Plaintiff alleges that defendants engaged in several other fraudulent schemes. For example, plaintiff states that defendants falsely certified compliance with EPA regulations governing disposal of asbestos material. Compl. ¶¶ 29-30. Specifically, plaintiff avers that Defendants Brown and Gordon directed him to obtain an asbestos abatement license as part of his Human Resources Director function, but Gordon later directed plaintiff to transfer his licence to a shell Company, AR II Industries ("AR II"). AR II was subsequently listed as an independent asbestos removal subcontractor in defendants' federal contract bids, but asbestos roofing material was subsequently not disposed of in compliance with the awarded contracts or EPA regulations, and was instead improperly disposed of in Maryland landfills. Compl. ¶¶ 29-30. Finally, plaintiff states that defendants, in order to secure federal contracts, certified that contract work was performed by minority subcontractors, specifically William D. Euille and Associates, when in fact defendants simply paid the minority subcontractor to lend its name to contract bid documents. Compl. ¶ 31.

  Count I, Use of False Statements, alleges that by virtue of the acts described above, defendants knowingly presented, or caused to be presented to officers, employees, or agents of the United States false or fraudulent claims paid or approved by the Page 6 United States under contracts funded with federal monies, and used false records and statements to have the fraudulent or false claims paid. 31 U.S.C. § 3729(a).

  Count II, Presentation of False Claims, alleges that as a result of the alleged scheme described above, defendants recovered payment from the Federal Government for services pursuant to contracts and purchase orders that were never received by the United States. 31 U.S.C. § 3729(a).


II. Defendants' Motion to Dismiss Pursuant to Fed.R.Civ.P. 9(b) and Fed.R.Civ.P. 12(b)(6)
A. Fed.R.Civ.P. 12(b)(6)
  In appraising the sufficiency of a complaint, a court must follow "the accepted rule that a complaint should not be dismissed unless it appears beyond doubt that the plaintiff can prove no set of facts in support of his claim which would entitle him to relief." Conley v. Gibson, 355 U.S. 41, 45-46 (1957); see also Swierkiewicz v. Sorema, 534 U.S. 506, 514 (2002) (noting the Federal Rules' notice pleading standard, and holding that a court may dismiss a complaint "only if it is clear that no relief could be granted under any set of facts that could be proved consistent with the allegations.") (quoting Hishon v. King & Spalding, 467 U.S. 69, 73 (1984)). For purposes of a motion to dismiss, a court must treat the plaintiff's factual allegations as true, and Page 7 must liberally construe the complaint in favor of the plaintiff. Jenkins v. McKeithen, 395 U.S. 411, 421-422 (1969).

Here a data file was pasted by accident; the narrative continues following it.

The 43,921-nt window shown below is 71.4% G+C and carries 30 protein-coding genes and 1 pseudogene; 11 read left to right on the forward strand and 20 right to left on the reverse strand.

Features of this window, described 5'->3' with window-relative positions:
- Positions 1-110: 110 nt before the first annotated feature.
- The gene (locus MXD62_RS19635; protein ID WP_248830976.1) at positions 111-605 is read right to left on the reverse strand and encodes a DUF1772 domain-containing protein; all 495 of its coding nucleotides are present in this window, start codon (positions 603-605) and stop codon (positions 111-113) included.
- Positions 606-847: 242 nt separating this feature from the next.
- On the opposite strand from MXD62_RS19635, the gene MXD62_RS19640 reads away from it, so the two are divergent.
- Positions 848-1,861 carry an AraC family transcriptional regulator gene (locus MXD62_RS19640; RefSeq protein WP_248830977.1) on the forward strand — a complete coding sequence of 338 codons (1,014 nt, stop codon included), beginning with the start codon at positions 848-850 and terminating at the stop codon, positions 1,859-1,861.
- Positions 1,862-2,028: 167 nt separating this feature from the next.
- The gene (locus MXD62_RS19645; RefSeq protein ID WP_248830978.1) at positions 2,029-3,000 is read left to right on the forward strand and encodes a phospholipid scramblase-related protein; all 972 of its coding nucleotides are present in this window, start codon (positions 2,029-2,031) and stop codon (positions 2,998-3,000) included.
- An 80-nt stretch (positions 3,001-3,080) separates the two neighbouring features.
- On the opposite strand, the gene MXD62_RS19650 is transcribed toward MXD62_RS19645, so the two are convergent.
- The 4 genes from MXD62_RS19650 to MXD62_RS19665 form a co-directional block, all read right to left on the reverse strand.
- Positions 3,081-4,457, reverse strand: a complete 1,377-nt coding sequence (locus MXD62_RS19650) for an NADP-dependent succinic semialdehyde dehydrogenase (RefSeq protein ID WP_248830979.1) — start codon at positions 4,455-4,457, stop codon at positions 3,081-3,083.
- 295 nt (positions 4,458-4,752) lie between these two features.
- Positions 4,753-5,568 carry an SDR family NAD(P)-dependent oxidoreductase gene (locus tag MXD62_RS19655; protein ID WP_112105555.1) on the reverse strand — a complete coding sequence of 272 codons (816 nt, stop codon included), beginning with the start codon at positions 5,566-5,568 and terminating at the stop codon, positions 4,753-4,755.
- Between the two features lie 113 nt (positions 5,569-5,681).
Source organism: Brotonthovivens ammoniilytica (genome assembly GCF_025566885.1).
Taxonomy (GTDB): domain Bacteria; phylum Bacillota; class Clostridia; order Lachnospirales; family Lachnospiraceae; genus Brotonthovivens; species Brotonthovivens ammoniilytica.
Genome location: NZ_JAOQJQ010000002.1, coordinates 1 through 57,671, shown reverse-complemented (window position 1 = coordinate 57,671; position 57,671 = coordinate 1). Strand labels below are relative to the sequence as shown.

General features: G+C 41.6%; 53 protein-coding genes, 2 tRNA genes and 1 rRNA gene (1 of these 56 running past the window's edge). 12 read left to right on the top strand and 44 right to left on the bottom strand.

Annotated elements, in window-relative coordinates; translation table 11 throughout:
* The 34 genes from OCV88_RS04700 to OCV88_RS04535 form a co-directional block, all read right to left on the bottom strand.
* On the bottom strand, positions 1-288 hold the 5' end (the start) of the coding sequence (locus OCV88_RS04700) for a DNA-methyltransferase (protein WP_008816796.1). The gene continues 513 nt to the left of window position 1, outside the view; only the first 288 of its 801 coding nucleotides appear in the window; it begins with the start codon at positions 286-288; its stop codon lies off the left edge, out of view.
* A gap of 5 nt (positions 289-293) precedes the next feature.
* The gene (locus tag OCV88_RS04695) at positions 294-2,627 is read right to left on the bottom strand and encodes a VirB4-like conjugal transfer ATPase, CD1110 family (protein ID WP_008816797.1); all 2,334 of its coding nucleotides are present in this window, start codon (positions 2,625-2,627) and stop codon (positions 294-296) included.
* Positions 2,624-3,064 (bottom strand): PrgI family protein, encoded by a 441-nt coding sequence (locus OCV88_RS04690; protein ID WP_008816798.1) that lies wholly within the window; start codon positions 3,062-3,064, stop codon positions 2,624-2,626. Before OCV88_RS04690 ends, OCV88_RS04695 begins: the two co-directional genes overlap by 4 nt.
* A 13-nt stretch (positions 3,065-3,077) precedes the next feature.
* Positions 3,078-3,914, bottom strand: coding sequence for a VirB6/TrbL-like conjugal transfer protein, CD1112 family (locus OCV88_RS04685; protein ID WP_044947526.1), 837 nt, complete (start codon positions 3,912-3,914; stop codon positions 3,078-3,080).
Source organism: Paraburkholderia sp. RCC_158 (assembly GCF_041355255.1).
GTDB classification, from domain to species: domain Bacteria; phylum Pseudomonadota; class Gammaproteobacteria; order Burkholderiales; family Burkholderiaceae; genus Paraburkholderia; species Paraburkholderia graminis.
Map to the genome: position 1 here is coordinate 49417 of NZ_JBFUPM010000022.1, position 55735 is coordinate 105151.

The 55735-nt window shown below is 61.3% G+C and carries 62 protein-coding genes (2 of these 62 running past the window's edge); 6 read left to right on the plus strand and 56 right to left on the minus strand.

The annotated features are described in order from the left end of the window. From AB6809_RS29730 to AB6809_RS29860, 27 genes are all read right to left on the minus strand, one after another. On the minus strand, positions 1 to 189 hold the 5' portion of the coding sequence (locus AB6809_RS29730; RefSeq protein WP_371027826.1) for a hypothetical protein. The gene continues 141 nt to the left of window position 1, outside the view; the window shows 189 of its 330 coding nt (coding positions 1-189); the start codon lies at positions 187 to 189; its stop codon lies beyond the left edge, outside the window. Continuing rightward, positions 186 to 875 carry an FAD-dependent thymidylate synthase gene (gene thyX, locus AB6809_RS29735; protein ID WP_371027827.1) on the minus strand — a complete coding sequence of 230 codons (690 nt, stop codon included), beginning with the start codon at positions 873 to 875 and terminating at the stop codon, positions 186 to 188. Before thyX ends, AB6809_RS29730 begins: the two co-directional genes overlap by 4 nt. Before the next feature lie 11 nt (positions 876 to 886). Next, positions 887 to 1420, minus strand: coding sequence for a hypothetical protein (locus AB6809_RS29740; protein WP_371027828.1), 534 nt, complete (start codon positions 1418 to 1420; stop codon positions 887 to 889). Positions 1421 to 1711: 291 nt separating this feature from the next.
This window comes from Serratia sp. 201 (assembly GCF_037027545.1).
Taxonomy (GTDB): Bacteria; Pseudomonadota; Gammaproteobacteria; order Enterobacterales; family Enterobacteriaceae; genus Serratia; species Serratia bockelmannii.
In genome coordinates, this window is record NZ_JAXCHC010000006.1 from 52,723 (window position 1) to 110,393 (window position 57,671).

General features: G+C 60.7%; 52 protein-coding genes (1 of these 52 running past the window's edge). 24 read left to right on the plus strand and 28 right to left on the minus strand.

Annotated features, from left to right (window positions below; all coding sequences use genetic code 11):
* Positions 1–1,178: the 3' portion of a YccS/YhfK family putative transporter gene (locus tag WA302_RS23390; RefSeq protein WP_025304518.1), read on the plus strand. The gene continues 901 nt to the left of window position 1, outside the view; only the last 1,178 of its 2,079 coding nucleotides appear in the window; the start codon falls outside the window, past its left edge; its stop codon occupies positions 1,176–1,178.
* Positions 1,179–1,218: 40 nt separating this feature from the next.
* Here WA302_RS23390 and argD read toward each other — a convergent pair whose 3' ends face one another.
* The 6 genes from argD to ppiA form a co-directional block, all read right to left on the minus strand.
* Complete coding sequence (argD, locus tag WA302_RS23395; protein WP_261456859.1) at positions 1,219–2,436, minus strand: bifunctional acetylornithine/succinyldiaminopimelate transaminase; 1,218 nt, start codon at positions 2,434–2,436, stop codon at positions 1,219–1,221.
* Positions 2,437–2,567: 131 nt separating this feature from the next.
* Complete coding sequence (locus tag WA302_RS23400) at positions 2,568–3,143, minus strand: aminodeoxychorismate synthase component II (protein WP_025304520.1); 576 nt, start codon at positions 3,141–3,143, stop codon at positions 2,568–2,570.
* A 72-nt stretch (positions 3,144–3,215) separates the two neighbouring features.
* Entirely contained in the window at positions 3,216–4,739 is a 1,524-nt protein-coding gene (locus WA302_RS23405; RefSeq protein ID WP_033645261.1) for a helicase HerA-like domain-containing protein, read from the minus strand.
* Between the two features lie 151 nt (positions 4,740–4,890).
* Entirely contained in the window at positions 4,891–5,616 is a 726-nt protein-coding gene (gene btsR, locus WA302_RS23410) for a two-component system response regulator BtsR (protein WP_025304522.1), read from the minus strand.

B. Fed.R.Civ.P. 9(b)

  This Circuit has held that complaints brought under the False Claims Act are subject to the heightened pleading requirements of Fed.R. Civ. P. 9(b). See U.S. ex rel. Totten v. Bombardier Corp., 286 F.3d 542, 551-52 (D.C. Cir. 2002)("Every circuit to consider the issue has held that, because the False Claims Act is self-evidently an anti-fraud statute, complaints brought under it must comply with Rule 9(b)."). Rule 9(b) requires that "in all averments of fraud or mistake, the circumstances constituting fraud or mistake shall be stated with particularity." Fed.R.Civ.P. 9(b). This specificity requirement "normally means that the pleader must state the time, place and content of the false misrepresentations, the fact misrepresented and what was obtained or given up as a consequence of the fraud." United States v. Cannon, 642 F.2d 1373, 1385 (D.C. Cir. 1981) (internal citation and quotation omitted).

  Likewise, in the False Claims Act context, "the circumstances that must be pleaded with specificity are matters such as the time, place, and contents of the false representations, such representation being the element of fraud about which the rule is chiefly concerned." Totten, 286 F.3d at Page 8 552 (internal citation and quotation omitted)(emphasis in original); Shekoyan v. Sibley Intern. Corp., 217 F. Supp.2d 59, 73 (D.D.C. 2002)(in the False Claims Act context, "a claimant must typically allege the identity of the person who made the fraudulent statement, the time, place and content of the misrepresentation, the resulting injury, and the method by which the misrepresentation was communicated")(internal citation and quotation omitted).

  C. The Complaint States a Claim with Adequate Particularity